On Tuesday, the representatives of the European Union and the United States agreed upon a new framework for transatlantic transfers of personal data, called “the EU-U.S. Privacy Shield”. The arrangement will, if implemented, replace the invalidated Safe Harbor principles. Even though a significant amount of work still remains before the new framework can enter into force, the new arrangement is expected to be in place within three months.
On the 6th of October 2015, the Court of Justice of the European Union invalidated the previous decision by the European Commission that the Safe Harbor principles ensured an adequate level of protection for personal data. The Court’s decision complicated transfers of personal data from the EU to the U.S. for thousands of companies, as they no longer could rely on the Safe Harbor principles. Instead, the companies’ transfers had to be supported by a different legal ground, for example consent from the registered individual or an agreement between the parties containing the EU standard contractual clauses.
The deal reached on the 2nd of February will, if implemented, replace the Safe Harbor principles and once again facilitate a legal transfer of personal data from the EU to the U.S. and at the same time provide stronger protection for the registered individuals’ fundamental rights. Three of the EU-U.S. Privacy Shield’s major effects are the following.
- American companies receiving personal data from the EU will need to commit to obligations regarding how personal data is processed and how individual rights are guaranteed. The companies will be obligated to publish their commitments and will be monitored by the U.S. Department of Commerce. The published commitments will be enforceable under U.S. law.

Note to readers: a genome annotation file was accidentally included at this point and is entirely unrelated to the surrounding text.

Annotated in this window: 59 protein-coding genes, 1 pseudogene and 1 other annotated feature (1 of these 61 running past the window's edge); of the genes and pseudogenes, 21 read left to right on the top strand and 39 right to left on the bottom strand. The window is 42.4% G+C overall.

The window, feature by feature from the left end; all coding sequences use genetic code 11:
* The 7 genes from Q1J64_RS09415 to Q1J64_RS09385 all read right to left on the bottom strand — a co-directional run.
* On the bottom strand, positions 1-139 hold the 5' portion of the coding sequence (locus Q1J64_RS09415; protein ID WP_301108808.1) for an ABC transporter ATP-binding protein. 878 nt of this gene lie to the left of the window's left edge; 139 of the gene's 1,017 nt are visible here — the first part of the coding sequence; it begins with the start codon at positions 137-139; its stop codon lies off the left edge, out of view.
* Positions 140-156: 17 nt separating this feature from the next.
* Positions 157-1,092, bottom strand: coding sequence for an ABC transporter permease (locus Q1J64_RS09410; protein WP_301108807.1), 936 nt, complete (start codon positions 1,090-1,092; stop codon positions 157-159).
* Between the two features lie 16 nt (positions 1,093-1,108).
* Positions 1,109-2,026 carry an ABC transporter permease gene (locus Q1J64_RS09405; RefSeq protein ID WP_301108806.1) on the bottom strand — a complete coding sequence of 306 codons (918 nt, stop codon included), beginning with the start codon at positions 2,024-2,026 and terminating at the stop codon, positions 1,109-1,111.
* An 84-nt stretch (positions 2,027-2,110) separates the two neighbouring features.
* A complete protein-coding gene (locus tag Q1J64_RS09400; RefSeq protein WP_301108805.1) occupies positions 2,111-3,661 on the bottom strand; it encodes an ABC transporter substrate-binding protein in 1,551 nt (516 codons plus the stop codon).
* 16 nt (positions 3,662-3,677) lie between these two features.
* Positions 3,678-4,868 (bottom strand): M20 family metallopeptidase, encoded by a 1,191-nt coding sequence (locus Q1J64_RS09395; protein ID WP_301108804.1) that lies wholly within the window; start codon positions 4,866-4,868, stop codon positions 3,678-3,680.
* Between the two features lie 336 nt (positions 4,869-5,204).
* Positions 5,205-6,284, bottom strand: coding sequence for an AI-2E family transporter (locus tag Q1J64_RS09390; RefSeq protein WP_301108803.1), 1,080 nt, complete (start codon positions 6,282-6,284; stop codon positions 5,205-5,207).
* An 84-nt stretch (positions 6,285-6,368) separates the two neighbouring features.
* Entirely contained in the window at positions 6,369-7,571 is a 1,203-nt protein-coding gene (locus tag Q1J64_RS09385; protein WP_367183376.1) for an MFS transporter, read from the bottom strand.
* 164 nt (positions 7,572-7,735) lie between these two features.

- The U.S. have assured in writing that the American public authorities’ access to personal data will be clearly limited and subject to safeguards and oversight mechanisms. An annual joint review will be held to monitor the functioning of the arrangement.
- If an EU citizen considers that their personal data has been used in an unlawful manner according to the new framework, there will be several redress possibilities. The registered individual may choose to directly turn to the American company, to European data protection agencies which may refer the complaint to the relevant American public authority, to use alternative dispute resolution free of charge or, if the matter concerns acts of the U.S. national intelligence agencies, contact an ombudsman that will be created.
The process going forward for the EU includes consultation with both the Article 29 Working Party and a committee composed of representatives from all member states, before a formal decision to approve the deal can be made. Meanwhile, the U.S. will take the measures needed in order to put the new framework in place.
A considerable amount of work still lays ahead for the EU and the U.S. before the EU-U.S. Privacy Shield can enter into force and the decisions taken in the upcoming weeks will be crucial. However, if everything proceeds as planned, future transatlantic transfers of personal data will be greatly facilitated.
Time is one of Sweden’s leading law firms in matters regarding personal data law and IT and technology law. We offer legal advice customized for your business, for example regarding transatlantic transfers of personal data or regarding the upcoming EU data protection reform. If your company needs legal support, you are welcome to contact us.